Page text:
Artificial intelligence is terrifying. You’ve probably read articles discussing the scariest side of the picture. However, it presents an extraordinary opportunity to demonstrate, recognise and use the intelligence of the heart. Artificial intelligence will decrease the relevance of the human intellect because artificial intelligence is far smarter than any human brain. But heart intelligence cannot be taught to a machine. A faculty like intuition, integrity or compassion depends on relating to a higher source of power. Therefore, the intelligence and capacity of the heart is what distinguishes the human from the machine. This is a revolution for humanity, with no less impact, and possibly more than the Industrial Revolution. Those who do inner work will thrive, and those who don’t may be dominated or made redundant by the computer… Those who can become quiet and access their inner power will have wisdom beyond the capacity of the brain.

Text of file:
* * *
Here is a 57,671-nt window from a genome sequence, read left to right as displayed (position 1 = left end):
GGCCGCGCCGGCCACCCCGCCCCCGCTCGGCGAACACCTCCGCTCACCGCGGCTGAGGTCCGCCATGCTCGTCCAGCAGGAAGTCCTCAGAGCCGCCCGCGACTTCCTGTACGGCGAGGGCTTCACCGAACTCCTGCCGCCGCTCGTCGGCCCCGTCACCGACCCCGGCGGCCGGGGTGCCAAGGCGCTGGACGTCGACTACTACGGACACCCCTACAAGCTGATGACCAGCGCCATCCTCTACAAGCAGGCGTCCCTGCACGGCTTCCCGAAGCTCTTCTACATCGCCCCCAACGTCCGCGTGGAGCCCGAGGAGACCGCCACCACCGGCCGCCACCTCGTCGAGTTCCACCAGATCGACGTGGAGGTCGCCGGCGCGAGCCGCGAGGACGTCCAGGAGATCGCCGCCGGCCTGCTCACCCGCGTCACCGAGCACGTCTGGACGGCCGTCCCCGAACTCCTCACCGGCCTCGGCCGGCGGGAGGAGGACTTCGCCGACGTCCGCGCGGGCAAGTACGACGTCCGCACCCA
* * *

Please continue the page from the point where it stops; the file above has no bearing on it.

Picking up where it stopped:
This raises complex questions of which I can only mention a few. First of all, it raises the fundamental question of where and how humans get their inner nourishment. Does this magnify the value of those who understand and work with nature? Does it magnify the value of those who grow plants, those able to work with the seasons and the weather? Does this ultimately open the heart of business? Does it demand a search for the real values of a business? A lot of businesses that I talk to have their values stated on the wall but they don’t live those values. What we’re looking for is the heart of business. We’re demanding a search for the real values of business because business has, whether we like it or not, more influence on change in our present world than anything else. More influence than governments, more influence than revolutions and so on. The next question to ask is, what is the soul of a business? What do those who work in large corporations really want their future and their children’s future to be like? Does it mean the survival not of the fittest, but of the wisest? And lastly, could this bring the divine into daily life? That’s real change.